Buzzcut is an artist led theatre festival which began its life in the winter of 2011. Each year over 50 performers descend upon the Govan area of Glasgow for five days of affordable food, drink, and most predominantly, entertainment. Performers travel from any number of different locations and range from amateurs to professionals, performance artists to activists. Only one thing is guaranteed at Buzzcut: conversation.
The festival is held at the Pearce Institute in Govan, an area where a growing number of performers are choosing to stage their work. This is an often criticised decision due to the potentially alienating effect of performance art, often associated with privilege and processes such as gentrification. However, Buzzcut manages to avoid this issue, primarily by operating a pay what you can system. The event is open door meaning that for the vast majority of performances there is no need to pre-book tickets. Upon arrival everyone is provided with a free programme and an envelope, visitors are then invited to watch as many of the shows as they would like over the five day period and pay with an anonymous donation. In this way, Buzzcut separates itself from stereotypical ideas of performance art as middle class and inaccessible.
Now in its fifth year, 2016’s festival centred on the concept of ‘identity’, with each performance tackling this issue in a different way. One stand out performance came from recent Royal Conservatoire of Scotland graduate Katy Dye, whose hour-long performance ‘Baby Face’ attempted to tackle the ‘infantilisation’ of women. Drawing from her own experiences as a 23 year old woman who is often told that she looks much younger, Dye initially questioned whether it is acceptable to tell women that looking younger than their years is a positive thing. Standing at the microphone surrounded by toys, Dye stared into the audience and asked if it was a good thing to have the cheeks of a four year old, the smile of a six month old baby or the legs of an eleven year old schoolgirl. Such ridiculous questions obviously caused the audience to laugh, however there was a notably uncomfortable mood amongst viewers as Dye’s carefully crafted script caused us to question whether using youth and purity to fetishise women was acceptable in a society which damns paedophilia.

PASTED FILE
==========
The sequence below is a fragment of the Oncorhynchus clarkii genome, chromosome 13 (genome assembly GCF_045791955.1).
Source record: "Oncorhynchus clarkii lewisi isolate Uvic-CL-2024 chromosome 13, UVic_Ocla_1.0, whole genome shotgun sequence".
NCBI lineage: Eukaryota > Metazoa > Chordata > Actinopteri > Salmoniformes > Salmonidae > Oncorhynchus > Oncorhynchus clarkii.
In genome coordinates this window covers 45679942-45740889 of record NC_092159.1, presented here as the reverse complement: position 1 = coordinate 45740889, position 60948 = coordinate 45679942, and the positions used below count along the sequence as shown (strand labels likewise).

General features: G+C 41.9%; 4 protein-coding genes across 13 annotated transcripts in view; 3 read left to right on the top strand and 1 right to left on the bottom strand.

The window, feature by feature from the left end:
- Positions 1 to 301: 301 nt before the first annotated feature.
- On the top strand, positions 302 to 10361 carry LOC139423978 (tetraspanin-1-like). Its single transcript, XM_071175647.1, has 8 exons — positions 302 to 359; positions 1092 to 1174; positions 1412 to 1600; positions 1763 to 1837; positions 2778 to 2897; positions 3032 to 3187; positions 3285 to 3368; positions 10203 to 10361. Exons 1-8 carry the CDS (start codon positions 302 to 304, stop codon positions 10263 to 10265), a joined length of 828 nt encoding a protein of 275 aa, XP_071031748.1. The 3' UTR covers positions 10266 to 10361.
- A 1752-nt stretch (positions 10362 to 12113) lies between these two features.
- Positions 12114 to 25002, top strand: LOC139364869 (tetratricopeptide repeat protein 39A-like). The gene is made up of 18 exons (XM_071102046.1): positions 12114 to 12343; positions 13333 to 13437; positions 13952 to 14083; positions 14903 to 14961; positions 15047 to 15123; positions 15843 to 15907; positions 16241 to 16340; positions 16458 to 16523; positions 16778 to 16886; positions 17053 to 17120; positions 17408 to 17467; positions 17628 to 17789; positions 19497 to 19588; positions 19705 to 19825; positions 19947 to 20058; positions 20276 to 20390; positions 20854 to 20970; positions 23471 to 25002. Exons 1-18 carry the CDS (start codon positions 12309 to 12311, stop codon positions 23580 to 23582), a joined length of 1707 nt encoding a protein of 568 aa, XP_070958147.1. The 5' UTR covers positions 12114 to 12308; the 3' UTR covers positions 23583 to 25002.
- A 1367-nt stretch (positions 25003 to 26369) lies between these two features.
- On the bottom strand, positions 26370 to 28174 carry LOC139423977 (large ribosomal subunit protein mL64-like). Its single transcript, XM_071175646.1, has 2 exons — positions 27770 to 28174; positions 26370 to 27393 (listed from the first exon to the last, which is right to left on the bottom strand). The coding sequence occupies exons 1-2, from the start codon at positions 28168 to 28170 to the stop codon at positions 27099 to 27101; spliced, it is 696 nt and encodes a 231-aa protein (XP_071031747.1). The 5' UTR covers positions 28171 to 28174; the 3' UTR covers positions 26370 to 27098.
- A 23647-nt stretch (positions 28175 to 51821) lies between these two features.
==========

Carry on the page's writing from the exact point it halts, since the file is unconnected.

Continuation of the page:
The performance spaces were small with audience members sitting in the aisles and by the foot of the stage when all other seats were quickly taken up, and oftentimes people would be turned away when the performances filled up beyond capacity. With the ever growing number of visitors that Buzzcut is attracting, one can see that they may soon have to relocate to a bigger venue. However, the atmosphere was never anything but welcoming and diverse. Audience members ranged from children (Buzzcut provides a crèche) to mature adults to students and the festival was equipped with audio description and sign language experts upon request. As much as performance art can sometimes be criticised, Buzzcut surpasses all of this to create a warm and safe environment for all, and one which champions creativity and freedom of speech across every generation.